HAIKOU • Typhoon Kompasu - the 18th typhoon of this year - made landfall in south China's island province of Hainan yesterday afternoon.
The typhoon landed on the coast of Boao Township in the city of Qionghai at 3.30pm, packing winds of up to 118.8kmh, according to the Hainan meteorological service.
Earlier in the day, Hong Kong suspended schools and the city's US$6.3 trillion (S$8.5 trillion) stock market cancelled trading as strong winds and rain from Kompasu lashed the financial hub.
Hong Kong Exchanges and Clearing cancelled securities trading, including the Hong Kong-China stock connect and derivatives markets, for the whole day after Kompasu halted after-hours trading the day before.
The city raised the storm warning alert to No. 8 - the third-highest on its scale - from No. 3 on Tuesday afternoon.
In Laos, the weather bureau has warned people living in valleys at the bottom of hills and alongside rivers to be alert to the possibility of landslides, flooding and strong winds from Kompasu. According to a report issued on Tuesday by the Department of Meteorology and Hydrology under the Ministry of Natural Resources and Environment, Kompasu is expected to pass over southern and central Laos in the coming days.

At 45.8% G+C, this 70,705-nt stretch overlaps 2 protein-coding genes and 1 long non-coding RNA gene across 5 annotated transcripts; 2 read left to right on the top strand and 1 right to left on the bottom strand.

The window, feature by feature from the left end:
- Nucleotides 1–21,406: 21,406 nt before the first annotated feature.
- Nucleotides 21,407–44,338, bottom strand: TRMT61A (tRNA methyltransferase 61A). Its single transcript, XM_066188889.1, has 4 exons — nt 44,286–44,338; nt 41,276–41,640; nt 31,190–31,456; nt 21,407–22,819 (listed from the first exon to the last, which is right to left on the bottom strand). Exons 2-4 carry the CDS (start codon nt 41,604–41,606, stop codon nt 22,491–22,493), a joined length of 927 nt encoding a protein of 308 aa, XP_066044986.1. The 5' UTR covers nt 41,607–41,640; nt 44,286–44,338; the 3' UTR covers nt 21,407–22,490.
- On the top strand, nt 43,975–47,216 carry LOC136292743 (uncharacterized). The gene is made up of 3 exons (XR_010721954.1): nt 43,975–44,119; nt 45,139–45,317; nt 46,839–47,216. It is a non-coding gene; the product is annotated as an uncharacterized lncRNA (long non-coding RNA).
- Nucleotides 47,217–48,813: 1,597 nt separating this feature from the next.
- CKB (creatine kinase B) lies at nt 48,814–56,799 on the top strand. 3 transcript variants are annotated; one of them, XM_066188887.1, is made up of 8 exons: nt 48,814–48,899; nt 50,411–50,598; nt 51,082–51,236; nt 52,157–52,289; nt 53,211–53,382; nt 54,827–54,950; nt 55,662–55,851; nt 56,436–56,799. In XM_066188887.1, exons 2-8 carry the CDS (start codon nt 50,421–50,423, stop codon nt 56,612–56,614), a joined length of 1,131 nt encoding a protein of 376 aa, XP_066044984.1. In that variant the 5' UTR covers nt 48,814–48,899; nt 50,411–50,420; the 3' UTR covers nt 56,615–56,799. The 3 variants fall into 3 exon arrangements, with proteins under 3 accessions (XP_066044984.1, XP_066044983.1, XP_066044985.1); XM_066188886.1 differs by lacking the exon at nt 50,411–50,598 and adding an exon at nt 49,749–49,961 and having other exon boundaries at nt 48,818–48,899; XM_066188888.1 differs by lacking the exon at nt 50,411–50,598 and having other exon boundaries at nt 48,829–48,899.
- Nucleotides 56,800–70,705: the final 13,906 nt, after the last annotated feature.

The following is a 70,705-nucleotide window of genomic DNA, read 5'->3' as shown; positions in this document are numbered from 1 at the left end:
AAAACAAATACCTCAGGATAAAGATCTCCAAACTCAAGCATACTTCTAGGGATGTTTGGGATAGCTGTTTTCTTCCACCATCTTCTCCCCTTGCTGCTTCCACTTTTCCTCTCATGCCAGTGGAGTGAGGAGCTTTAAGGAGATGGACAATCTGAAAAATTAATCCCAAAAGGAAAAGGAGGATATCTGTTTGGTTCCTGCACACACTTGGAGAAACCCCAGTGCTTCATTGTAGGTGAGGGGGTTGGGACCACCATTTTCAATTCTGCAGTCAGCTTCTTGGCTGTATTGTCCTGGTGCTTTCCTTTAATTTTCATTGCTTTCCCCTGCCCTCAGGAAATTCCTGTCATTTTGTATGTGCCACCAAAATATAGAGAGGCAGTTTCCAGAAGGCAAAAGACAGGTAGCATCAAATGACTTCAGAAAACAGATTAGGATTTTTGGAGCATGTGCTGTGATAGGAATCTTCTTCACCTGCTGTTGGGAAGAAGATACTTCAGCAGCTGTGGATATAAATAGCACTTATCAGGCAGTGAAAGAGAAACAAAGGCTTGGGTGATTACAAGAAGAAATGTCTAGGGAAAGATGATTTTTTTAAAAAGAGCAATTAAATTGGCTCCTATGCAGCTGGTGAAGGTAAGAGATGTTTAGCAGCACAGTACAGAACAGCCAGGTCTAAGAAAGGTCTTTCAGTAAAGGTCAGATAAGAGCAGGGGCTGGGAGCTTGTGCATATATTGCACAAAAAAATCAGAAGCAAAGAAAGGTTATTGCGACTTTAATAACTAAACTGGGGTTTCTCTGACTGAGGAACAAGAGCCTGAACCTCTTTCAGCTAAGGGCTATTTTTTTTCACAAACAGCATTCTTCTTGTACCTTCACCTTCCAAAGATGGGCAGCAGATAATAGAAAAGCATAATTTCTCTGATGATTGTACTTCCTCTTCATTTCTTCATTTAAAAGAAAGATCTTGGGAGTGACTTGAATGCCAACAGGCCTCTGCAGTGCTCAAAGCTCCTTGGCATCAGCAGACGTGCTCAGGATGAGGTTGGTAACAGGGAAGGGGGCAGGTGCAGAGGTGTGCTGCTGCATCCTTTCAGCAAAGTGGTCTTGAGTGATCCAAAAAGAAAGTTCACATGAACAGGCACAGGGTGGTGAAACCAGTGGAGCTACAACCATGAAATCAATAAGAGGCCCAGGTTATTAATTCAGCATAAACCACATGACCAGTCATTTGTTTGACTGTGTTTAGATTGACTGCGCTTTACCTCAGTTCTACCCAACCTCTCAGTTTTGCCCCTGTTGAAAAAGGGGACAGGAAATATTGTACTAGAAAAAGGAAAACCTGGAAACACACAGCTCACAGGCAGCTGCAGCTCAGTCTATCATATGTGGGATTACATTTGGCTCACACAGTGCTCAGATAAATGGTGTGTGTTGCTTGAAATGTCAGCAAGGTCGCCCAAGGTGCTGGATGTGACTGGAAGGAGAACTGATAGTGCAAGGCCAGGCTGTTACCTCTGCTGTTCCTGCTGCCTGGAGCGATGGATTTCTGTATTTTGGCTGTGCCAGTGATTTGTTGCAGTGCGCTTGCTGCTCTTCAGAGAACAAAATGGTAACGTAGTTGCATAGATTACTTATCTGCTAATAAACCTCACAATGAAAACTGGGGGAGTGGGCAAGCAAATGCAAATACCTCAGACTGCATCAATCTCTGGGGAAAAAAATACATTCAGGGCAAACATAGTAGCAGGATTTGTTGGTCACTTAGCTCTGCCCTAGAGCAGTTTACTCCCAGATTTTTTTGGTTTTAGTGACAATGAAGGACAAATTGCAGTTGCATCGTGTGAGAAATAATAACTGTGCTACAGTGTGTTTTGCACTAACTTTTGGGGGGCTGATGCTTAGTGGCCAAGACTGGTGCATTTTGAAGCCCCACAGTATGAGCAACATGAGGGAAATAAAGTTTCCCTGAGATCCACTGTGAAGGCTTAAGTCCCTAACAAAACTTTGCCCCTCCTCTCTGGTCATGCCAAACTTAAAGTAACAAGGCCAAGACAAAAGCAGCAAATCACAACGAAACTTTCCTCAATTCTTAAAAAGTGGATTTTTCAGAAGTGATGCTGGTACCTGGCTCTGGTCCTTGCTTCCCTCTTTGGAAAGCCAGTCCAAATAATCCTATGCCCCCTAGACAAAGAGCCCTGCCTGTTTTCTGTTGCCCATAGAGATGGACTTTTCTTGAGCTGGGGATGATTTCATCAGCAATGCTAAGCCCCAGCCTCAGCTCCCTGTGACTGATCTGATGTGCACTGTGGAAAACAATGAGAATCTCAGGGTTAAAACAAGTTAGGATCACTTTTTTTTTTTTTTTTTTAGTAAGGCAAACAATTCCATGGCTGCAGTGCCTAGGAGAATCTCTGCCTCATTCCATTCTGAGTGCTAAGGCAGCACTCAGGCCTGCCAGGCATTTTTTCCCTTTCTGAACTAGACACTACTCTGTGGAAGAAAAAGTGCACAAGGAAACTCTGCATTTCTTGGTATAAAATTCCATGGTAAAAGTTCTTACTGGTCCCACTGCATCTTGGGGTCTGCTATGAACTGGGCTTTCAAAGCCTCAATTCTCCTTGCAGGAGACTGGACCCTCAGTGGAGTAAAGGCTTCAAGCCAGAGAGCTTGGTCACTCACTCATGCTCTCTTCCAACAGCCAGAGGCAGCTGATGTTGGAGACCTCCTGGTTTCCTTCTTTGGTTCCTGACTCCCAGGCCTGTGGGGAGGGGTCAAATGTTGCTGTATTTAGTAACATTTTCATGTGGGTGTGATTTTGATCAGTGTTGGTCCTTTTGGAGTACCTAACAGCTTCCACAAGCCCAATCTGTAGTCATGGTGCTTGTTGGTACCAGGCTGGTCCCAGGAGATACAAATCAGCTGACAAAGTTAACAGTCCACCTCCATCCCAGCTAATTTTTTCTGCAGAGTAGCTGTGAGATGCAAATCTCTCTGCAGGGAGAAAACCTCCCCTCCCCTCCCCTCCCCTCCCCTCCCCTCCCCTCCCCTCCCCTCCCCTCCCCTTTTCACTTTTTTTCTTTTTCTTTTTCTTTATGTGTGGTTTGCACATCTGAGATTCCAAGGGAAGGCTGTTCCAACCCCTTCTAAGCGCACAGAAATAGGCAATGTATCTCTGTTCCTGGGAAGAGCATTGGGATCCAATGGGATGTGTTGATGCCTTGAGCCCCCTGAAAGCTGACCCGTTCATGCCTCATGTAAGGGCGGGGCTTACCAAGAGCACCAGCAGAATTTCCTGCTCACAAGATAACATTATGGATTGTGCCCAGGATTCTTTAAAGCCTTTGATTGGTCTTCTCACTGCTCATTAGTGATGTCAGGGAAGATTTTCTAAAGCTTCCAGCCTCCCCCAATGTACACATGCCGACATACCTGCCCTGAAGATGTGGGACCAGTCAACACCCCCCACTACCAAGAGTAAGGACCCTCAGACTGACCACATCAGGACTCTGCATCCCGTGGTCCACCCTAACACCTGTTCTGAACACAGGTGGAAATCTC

It will first pass through Vietnam's central coastal areas from today into tomorrow, then weaken to a cyclone and move across central Laos, causing moderate to heavy rain in southern and central areas.
Many parts of central and southern Laos have already suffered floods after days of heavy rain unleashed by a tropical depression, with southern Saravan province being the hardest hit.
Other provinces in southern Laos - Champassak, Xekong, Savannakhet, Khammuan and Attapeu - have also suffered varying degrees of flooding, and thousands of people have seen their crops and property damaged.
Meanwhile, in the Philippines, the death toll from Kompasu has risen to 13 and nine people are missing, said the government yesterday. The National Disaster Risk Reduction and Management Council said most victims died during landslides and flooding in the northern Philippine regions and Palawan, an archipelagic province located off Luzon island.
Damage to agriculture there was estimated at US$9.7 million.